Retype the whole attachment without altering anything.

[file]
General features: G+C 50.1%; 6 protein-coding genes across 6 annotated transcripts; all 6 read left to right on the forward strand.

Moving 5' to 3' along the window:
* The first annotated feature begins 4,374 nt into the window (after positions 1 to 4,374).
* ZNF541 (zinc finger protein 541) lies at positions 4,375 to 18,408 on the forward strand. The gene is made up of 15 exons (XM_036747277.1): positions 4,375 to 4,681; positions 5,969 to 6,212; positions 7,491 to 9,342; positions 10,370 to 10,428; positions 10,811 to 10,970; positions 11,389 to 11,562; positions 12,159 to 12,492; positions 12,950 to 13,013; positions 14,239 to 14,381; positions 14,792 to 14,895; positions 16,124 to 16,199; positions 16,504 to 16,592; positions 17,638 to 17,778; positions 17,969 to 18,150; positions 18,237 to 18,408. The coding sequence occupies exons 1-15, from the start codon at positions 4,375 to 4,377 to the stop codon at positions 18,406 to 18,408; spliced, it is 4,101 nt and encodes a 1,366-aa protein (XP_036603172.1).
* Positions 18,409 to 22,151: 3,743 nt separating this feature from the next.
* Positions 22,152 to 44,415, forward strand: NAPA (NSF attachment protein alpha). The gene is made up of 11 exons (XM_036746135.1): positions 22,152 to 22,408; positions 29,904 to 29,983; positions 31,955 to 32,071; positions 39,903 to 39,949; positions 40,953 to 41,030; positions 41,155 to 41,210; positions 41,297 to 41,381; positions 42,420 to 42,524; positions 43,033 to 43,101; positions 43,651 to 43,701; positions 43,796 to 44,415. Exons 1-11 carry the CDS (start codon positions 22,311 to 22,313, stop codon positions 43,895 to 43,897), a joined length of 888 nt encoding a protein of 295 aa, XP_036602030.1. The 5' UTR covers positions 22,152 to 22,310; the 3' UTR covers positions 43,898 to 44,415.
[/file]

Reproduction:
General features: G+C 50.1%; 6 protein-coding genes across 6 annotated transcripts; all 6 read left to right on the forward strand.

Moving 5' to 3' along the window:
* The first annotated feature begins 4,374 nt into the window (after positions 1 to 4,374).
* ZNF541 (zinc finger protein 541) lies at positions 4,375 to 18,408 on the forward strand. The gene is made up of 15 exons (XM_036747277.1): positions 4,375 to 4,681; positions 5,969 to 6,212; positions 7,491 to 9,342; positions 10,370 to 10,428; positions 10,811 to 10,970; positions 11,389 to 11,562; positions 12,159 to 12,492; positions 12,950 to 13,013; positions 14,239 to 14,381; positions 14,792 to 14,895; positions 16,124 to 16,199; positions 16,504 to 16,592; positions 17,638 to 17,778; positions 17,969 to 18,150; positions 18,237 to 18,408. The coding sequence occupies exons 1-15, from the start codon at positions 4,375 to 4,377 to the stop codon at positions 18,406 to 18,408; spliced, it is 4,101 nt and encodes a 1,366-aa protein (XP_036603172.1).
* Positions 18,409 to 22,151: 3,743 nt separating this feature from the next.
* Positions 22,152 to 44,415, forward strand: NAPA (NSF attachment protein alpha). The gene is made up of 11 exons (XM_036746135.1): positions 22,152 to 22,408; positions 29,904 to 29,983; positions 31,955 to 32,071; positions 39,903 to 39,949; positions 40,953 to 41,030; positions 41,155 to 41,210; positions 41,297 to 41,381; positions 42,420 to 42,524; positions 43,033 to 43,101; positions 43,651 to 43,701; positions 43,796 to 44,415. Exons 1-11 carry the CDS (start codon positions 22,311 to 22,313, stop codon positions 43,895 to 43,897), a joined length of 888 nt encoding a protein of 295 aa, XP_036602030.1. The 5' UTR covers positions 22,152 to 22,310; the 3' UTR covers positions 43,898 to 44,415.